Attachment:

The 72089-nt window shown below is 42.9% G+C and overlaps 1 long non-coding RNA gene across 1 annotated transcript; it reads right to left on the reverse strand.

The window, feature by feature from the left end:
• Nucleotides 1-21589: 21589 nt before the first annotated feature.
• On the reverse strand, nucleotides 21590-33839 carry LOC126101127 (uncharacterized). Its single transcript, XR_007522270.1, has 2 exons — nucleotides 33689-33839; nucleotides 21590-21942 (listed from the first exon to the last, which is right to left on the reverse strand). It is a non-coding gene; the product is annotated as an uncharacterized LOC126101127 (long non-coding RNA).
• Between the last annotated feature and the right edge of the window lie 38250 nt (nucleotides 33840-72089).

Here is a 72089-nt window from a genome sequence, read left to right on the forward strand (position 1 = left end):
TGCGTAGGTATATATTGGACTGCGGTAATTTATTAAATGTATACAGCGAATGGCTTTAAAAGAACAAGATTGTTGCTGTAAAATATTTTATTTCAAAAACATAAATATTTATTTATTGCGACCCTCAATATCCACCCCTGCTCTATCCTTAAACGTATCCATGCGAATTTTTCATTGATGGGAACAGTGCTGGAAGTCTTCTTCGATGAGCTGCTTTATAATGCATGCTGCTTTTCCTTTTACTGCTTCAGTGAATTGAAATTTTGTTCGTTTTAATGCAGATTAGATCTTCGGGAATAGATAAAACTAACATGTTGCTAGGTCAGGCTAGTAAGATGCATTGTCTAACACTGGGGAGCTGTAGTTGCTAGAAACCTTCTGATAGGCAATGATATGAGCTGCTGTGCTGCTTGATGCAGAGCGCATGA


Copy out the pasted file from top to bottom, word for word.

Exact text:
The 72089-nt window shown below is 42.9% G+C and overlaps 1 long non-coding RNA gene across 1 annotated transcript; it reads right to left on the reverse strand.

The window, feature by feature from the left end:
• Nucleotides 1-21589: 21589 nt before the first annotated feature.
• On the reverse strand, nucleotides 21590-33839 carry LOC126101127 (uncharacterized). Its single transcript, XR_007522270.1, has 2 exons — nucleotides 33689-33839; nucleotides 21590-21942 (listed from the first exon to the last, which is right to left on the reverse strand). It is a non-coding gene; the product is annotated as an uncharacterized LOC126101127 (long non-coding RNA).
• Between the last annotated feature and the right edge of the window lie 38250 nt (nucleotides 33840-72089).

Here is a 72089-nt window from a genome sequence, read left to right on the forward strand (position 1 = left end):
TGCGTAGGTATATATTGGACTGCGGTAATTTATTAAATGTATACAGCGAATGGCTTTAAAAGAACAAGATTGTTGCTGTAAAATATTTTATTTCAAAAACATAAATATTTATTTATTGCGACCCTCAATATCCACCCCTGCTCTATCCTTAAACGTATCCATGCGAATTTTTCATTGATGGGAACAGTGCTGGAAGTCTTCTTCGATGAGCTGCTTTATAATGCATGCTGCTTTTCCTTTTACTGCTTCAGTGAATTGAAATTTTGTTCGTTTTAATGCAGATTAGATCTTCGGGAATAGATAAAACTAACATGTTGCTAGGTCAGGCTAGTAAGATGCATTGTCTAACACTGGGGAGCTGTAGTTGCTAGAAACCTTCTGATAGGCAATGATATGAGCTGCTGTGCTGCTTGATGCAGAGCGCATGA